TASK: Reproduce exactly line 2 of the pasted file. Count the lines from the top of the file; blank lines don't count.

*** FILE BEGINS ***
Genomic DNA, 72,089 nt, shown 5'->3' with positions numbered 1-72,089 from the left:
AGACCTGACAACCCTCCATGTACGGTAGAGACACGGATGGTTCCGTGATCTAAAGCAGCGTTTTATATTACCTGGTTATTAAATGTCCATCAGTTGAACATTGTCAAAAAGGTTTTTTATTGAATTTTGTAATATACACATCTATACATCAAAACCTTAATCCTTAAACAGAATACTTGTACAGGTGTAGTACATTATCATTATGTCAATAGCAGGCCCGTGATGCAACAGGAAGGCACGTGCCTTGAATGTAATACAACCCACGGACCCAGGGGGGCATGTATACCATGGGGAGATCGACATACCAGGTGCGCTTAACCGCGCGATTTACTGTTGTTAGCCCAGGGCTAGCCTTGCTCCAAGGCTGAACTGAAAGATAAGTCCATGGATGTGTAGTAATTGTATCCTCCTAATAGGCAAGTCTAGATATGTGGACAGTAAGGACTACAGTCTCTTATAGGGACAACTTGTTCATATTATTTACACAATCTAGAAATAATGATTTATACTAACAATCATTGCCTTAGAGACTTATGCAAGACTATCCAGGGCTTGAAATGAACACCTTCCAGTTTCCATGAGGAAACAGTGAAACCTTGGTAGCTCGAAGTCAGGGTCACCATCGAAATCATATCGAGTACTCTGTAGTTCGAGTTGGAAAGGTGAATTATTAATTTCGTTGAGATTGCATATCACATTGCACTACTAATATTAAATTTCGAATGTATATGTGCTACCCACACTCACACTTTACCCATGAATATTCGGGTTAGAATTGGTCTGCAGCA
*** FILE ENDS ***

AGACCTGACAACCCTCCATGTACGGTAGAGACACGGATGGTTCCGTGATCTAAAGCAGCGTTTTATATTACCTGGTTATTAAATGTCCATCAGTTGAACATTGTCAAAAAGGTTTTTTATTGAATTTTGTAATATACACATCTATACATCAAAACCTTAATCCTTAAACAGAATACTTGTACAGGTGTAGTACATTATCATTATGTCAATAGCAGGCCCGTGATGCAACAGGAAGGCACGTGCCTTGAATGTAATACAACCCACGGACCCAGGGGGGCATGTATACCATGGGGAGATCGACATACCAGGTGCGCTTAACCGCGCGATTTACTGTTGTTAGCCCAGGGCTAGCCTTGCTCCAAGGCTGAACTGAAAGATAAGTCCATGGATGTGTAGTAATTGTATCCTCCTAATAGGCAAGTCTAGATATGTGGACAGTAAGGACTACAGTCTCTTATAGGGACAACTTGTTCATATTATTTACACAATCTAGAAATAATGATTTATACTAACAATCATTGCCTTAGAGACTTATGCAAGACTATCCAGGGCTTGAAATGAACACCTTCCAGTTTCCATGAGGAAACAGTGAAACCTTGGTAGCTCGAAGTCAGGGTCACCATCGAAATCATATCGAGTACTCTGTAGTTCGAGTTGGAAAGGTGAATTATTAATTTCGTTGAGATTGCATATCACATTGCACTACTAATATTAAATTTCGAATGTATATGTGCTACCCACACTCACACTTTACCCATGAATATTCGGGTTAGAATTGGTCTGCAGCA